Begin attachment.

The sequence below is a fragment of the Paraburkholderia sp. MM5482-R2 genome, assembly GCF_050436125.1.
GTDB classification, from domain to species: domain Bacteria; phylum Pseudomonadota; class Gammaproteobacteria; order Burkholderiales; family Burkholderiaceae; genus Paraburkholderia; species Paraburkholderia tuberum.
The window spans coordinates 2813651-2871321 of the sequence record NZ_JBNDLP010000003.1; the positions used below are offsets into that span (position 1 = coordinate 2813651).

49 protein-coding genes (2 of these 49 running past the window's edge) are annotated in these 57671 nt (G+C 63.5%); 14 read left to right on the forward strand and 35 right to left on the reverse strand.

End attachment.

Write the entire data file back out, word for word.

The sequence below is a fragment of the Paraburkholderia sp. MM5482-R2 genome, assembly GCF_050436125.1.
GTDB classification, from domain to species: domain Bacteria; phylum Pseudomonadota; class Gammaproteobacteria; order Burkholderiales; family Burkholderiaceae; genus Paraburkholderia; species Paraburkholderia tuberum.
The window spans coordinates 2813651-2871321 of the sequence record NZ_JBNDLP010000003.1; the positions used below are offsets into that span (position 1 = coordinate 2813651).

49 protein-coding genes (2 of these 49 running past the window's edge) are annotated in these 57671 nt (G+C 63.5%); 14 read left to right on the forward strand and 35 right to left on the reverse strand.